California wines have always been a mystery to me. And I always had thought that in order to drink a good California wine, I would have to spend a lot of money. I recently attended a wine tasting seminar conducted by California Wine Institute director for Asia, Christopher Beros, and discovered that while it is true that the cult wines (particularly from Napa Valley) sought after by serious collectors command prohibitive prices, there are many great California wines that are more accessible.

Napa Valley was California’s first AVA, established in 1981. AVA stands for American Viticulture Area-approved by the government and based on an identifiable area, but unlike the Appelationd’ Origine Controlee of France, winemakers can plant the kind of grapes they want and make the kinds of wines they want. Its first vineyards were planted in the 1850s.

In the 1970s, serious wine drinkers looked only to Europe and the Old World for their wines, and American winemakers were considered brash upstarts. That was until an event known as the Judgement of Paris put Napa Valley and California wines on the map. In 1976, during a blind tasting competition organized by British wine merchant Steven Spurier, California Cabernet Sauvignon and Chardonnay wines were put up against the best red and white wines from France. In a complete upset, both categories were won by California wines—Stag’s Leap Wine Cellars Cabernet Sauvignon and Chateau Montelena Chardonnay. The story of the Paris tasting was recently made into a movie: Bottle Shock.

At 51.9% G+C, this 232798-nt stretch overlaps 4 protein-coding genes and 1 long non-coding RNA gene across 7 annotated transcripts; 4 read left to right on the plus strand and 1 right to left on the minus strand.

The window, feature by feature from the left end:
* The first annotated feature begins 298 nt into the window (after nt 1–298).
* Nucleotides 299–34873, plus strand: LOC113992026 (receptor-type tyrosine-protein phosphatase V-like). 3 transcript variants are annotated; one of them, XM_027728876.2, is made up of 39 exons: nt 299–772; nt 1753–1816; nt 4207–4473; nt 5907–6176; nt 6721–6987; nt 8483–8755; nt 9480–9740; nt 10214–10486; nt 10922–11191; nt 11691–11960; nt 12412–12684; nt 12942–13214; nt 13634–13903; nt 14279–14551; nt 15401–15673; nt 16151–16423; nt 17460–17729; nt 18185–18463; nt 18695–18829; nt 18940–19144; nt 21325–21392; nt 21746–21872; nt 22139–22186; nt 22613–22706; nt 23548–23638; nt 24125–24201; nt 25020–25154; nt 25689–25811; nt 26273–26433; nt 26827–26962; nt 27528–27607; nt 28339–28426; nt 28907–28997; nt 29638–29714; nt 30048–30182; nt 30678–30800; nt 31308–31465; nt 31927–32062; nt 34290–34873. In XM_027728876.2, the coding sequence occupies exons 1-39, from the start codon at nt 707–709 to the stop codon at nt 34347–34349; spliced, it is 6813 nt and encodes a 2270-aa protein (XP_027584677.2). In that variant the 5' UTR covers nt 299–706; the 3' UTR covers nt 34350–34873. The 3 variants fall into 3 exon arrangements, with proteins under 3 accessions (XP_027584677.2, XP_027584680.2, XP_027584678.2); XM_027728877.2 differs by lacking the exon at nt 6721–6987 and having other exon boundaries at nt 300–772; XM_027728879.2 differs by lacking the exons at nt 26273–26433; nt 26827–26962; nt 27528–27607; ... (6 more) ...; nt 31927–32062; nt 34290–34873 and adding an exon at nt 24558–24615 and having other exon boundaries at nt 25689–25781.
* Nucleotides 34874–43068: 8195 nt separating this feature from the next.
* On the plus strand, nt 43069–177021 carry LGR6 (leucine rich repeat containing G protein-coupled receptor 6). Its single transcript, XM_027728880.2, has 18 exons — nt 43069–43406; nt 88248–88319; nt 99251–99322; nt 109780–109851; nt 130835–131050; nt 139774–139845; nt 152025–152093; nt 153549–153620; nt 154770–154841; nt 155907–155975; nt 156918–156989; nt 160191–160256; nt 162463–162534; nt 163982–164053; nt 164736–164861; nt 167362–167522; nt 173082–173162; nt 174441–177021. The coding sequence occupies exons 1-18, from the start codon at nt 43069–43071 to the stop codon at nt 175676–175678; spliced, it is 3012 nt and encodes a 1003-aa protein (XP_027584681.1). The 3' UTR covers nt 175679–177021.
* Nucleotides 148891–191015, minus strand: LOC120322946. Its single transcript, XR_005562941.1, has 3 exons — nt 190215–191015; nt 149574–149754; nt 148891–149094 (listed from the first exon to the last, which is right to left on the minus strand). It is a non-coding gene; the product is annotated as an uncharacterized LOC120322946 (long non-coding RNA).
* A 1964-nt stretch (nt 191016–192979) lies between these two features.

Although Napa Valley is still the most famous, California has 138 AVAs, with a diverse selection of quality wines, because within each AVA lies a unique characteristic that doesn’t occur anywhere else. These characteristics give the wines that defined and distinct sense of place that all great wines have.

Most California wineries and vineyards are primarily family owned, and California vintners and growers have long been environmental stewards with a commitment to sustainable wine growing and accountability. In fact, the California Wine Institute and the California Association of Winegrape Growers introduced the Code of Sustainable Wine growing in 2002, participated in by 2,100 wineries and vineyards, covering about 75 percent of the state’s vineyard acres. That’s welcome news for people who are concerned about the environmental impact of the wines they drink.

These are some of the wines I took note of during the wine tasting:

Robert Mondavi Napa Valley Fume Blanc 2016  

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Robert Mondavi Fumé Blanc is a white wine with a slightly savory quality 

There’s a great story behind this wine. Fumé Blanc refers to Sauvignon Blanc made in the United States, that has typically gone through some oak barrel aging. In the late 1960s and early 1970s, Sauvignon Blanc had a bad reputation among wine drinkers as being badly made. Robert Mondavi had the chance to produce a good Sauvignon Blanc, so he decided to make it in the style of the Pouilly Fumé region in France. His wine was dry-fermented and aged in oak barrels, giving it a distinctive smoky quality. He didn’t want to label it Sauvignon Blanc (although that’s what it was) because he wanted to sell his wine, so he labeled it Fumé Blanc. Other wineries started to do the same thing, and today, although California Sauvignon Blancs have a good reputation, some of the older wineries  still use the Fumé Blanc label. Mondavi’s 2016 vintage is round and rich, with a hint of sourdough bread at the finish. It has notes of green pepper, citrus, herbs, and of course, that slightly smoky quality.